(The Disneycember logo is shown, before showing clips from The Lion King II: Simba's Pride)
Doug (vo): When I started telling people I was doing the direct-to-DVD sequels, a lot of people were saying that Lion King II actually was okay. And...yeah, I see what they're talking about. It's probably the best way to describe it: okay. Is it the first film? No. But is it Belle's Magical World? No. It's not good, it's not bad, it's not incredible, but it's not awful either. It's a perfect middle-of-the-road film that you would probably expect.
Doug (vo): Simba and Nala have given birth to a bouncing baby girl named Kiara, voiced by Neve Campbell. Simba shows her the ropes, just like his father did, but it turns out there's a dark, shadowy place that they need to stay away from. No, not the hyenas. Now it's the Outsiders, a group of lions that liked the leadership of Scar and vowed to get the land back. Their leader, named Zira, is training a lion cub named Kovu to be a cold-blooded killer who grows up, kills Simba, and ultimately takes control. Why him? Well, apparently, he's a...not-descendant from Scar. Yeah, it's a little confusing. He's not his son, but Scar took him in as his own, even though there was...never anything in the last movie that showed that he did. It's...pretty forced and stupid, but...d'oh, it makes the message in the end so much stronger! Kiara, of course, befriends Kovu, but they're told that they're gonna grow up to be natural enemies. A few years pass, and, seemingly, it looks like Kovu wants to leave his pack, having saved Kiara's life and using that as leverage to join Simba. What they don't know is that Kovu is actually planning to kill Simba when he has the chance. Wouldn't you know it, the two [Kiara and Kovu] just happen to get along, and, of course, fall in love, and that makes things really complicated. Will love prevail and the two warring sides see their faults? Is this as clear metaphor for Romeo and Juliet as the first one was for Hamlet? Personally, I think it's clever that they're taking from Shakespeare's second-biggest play after his first-biggest play. Apart from a few other things, but...that's another story.
(A poster for the anime series, Kimba the White Lion, is shown)
Doug (vo): The old characters like Simba, Timon, Pumbaa and Zazu all feel kind of recycled, even with the original voice actors coming back. But the new characters and their voice actors seem to breathe this very likeable life into them. I really like the people they got to play the new parts, where the original actors, while not all bad, just kind of feel like they're doing their usual shtick. Rafiki has a song that doesn't really add much. Simba has a cool dream sequence, but outside of that, he's just kind of the mean father. Nala's practically pointless, Timon and Pumbaa...well, I didn't even like that much in the first film, so now in the sequel, we get the table scraps of that comedy. But everyone else really seems to care about this story, even if it doesn't always make sense.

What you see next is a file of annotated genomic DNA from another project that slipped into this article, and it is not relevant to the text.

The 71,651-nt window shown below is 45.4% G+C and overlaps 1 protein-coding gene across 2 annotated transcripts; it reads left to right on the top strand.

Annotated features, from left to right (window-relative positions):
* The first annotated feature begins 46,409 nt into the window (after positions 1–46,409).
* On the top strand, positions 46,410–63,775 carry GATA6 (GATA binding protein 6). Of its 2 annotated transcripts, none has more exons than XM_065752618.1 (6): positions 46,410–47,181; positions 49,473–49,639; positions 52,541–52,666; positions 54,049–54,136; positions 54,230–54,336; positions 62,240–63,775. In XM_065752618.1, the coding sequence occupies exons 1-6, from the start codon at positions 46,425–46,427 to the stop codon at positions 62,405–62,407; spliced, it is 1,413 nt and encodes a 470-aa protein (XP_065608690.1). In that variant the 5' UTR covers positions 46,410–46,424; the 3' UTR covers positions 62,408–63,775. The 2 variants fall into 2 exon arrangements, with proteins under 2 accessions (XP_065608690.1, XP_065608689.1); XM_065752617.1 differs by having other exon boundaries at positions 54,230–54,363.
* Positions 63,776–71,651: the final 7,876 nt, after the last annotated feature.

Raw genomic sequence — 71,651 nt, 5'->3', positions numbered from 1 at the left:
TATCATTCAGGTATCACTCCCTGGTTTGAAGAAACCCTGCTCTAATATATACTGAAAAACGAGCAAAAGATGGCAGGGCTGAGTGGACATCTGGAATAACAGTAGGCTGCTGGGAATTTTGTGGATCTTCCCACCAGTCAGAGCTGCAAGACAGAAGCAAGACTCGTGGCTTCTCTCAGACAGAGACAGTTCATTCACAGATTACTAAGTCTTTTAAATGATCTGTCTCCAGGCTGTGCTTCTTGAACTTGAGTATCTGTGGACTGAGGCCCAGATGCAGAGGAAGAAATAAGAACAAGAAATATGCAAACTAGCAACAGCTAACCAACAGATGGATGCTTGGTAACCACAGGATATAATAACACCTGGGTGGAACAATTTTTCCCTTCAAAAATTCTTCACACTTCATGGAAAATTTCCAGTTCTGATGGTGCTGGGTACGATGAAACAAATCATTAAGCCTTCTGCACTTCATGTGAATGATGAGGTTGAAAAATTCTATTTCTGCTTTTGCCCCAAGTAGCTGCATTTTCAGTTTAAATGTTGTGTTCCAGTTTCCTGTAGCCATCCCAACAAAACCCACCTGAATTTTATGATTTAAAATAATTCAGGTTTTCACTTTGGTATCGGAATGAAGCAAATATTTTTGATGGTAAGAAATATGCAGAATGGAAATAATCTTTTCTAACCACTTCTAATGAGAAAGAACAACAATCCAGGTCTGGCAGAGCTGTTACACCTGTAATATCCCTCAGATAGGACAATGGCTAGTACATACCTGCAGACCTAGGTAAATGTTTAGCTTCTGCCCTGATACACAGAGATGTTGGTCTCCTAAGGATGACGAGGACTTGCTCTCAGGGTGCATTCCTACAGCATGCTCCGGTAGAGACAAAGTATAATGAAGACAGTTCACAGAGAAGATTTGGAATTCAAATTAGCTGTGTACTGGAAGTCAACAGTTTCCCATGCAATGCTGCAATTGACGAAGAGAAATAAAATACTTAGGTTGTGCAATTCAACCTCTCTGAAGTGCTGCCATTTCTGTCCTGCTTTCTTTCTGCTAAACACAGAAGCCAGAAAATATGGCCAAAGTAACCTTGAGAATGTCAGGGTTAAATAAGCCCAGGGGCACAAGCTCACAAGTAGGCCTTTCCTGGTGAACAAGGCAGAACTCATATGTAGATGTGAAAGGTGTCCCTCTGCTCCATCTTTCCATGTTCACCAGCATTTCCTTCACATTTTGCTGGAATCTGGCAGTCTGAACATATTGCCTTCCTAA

(Several scenes are shown, mostly to describe the film's animation. Some scenes from the first movie are shown as well)
Doug (vo): It's almost cruel to compare the animation of this one to the original, as the original was one of the biggest animated movies ever made. It's just huge. It's one of the few films where if they re-release it, I go to see it on the big screen every time. Now we have that animation budget cut in half, and what do you expect? It's direct-to-video. And as direct-to-video goes, it's...not bad. They still have some of that nice line work and try to work in some good backgrounds, but, yeah. You're always going to be comparing it to how good the first one looked, and that's always gonna be a little distracting. But honestly, for what it is, it's pretty decent.
(Several song sequences are shown)
Doug (vo): The songs, I surprisingly kind of like. I even found myself humming some of them after the movie was done. "We Are One" is a nice melody, "In Upendi", while pointless, is still a nice rhythm, and even the song "He Lives in You". I think that's in the Broadway version, isn't it? So you know that's got to be pretty solid.
Final thought Edit
Doug (vo): In many respects, the film doesn't need to exist. The first Lion King truly was a spectacle to look at, and when you do a direct-to-DVD movie that's trying to capture something similar, you know you're not gonna get it, so it almost seems pointless. But, if I was forced to make a direct-to-video sequel on The Lion King, this is probably what I would turn in, too. There is a lot of effort in what I'm sure is not a lot of time and not a lot of money...at least, by Disney feature film standards. Is it awkward at times? Yeah. But it does have enough character to it that, even though I felt like I knew what was gonna happen, I still wanted to see it happen. If it was a feature film, I'd probably be a little harder on it. But since it's a direct-to-video movie, I think it's okay. It gave me exactly what I expected and nothing really more, but I wasn't expecting more. If anything, I was expecting less. If you want to see something on par with the first Lion King, you're definitely not gonna get that here, but honestly, I don't know anyone who thinks they're gonna get that. If you want to see sort of a TV sequel with better-than-TV animation, I think this one's fine. Kind of a middle-of-the-road review, but it's kind of a middle-of-the-road movie. Pop it in and judge for yourself.
(The film's final scene, showing Simba, Nala, Kiara and Kovu all standing together at the top of Pride Rock, is shown)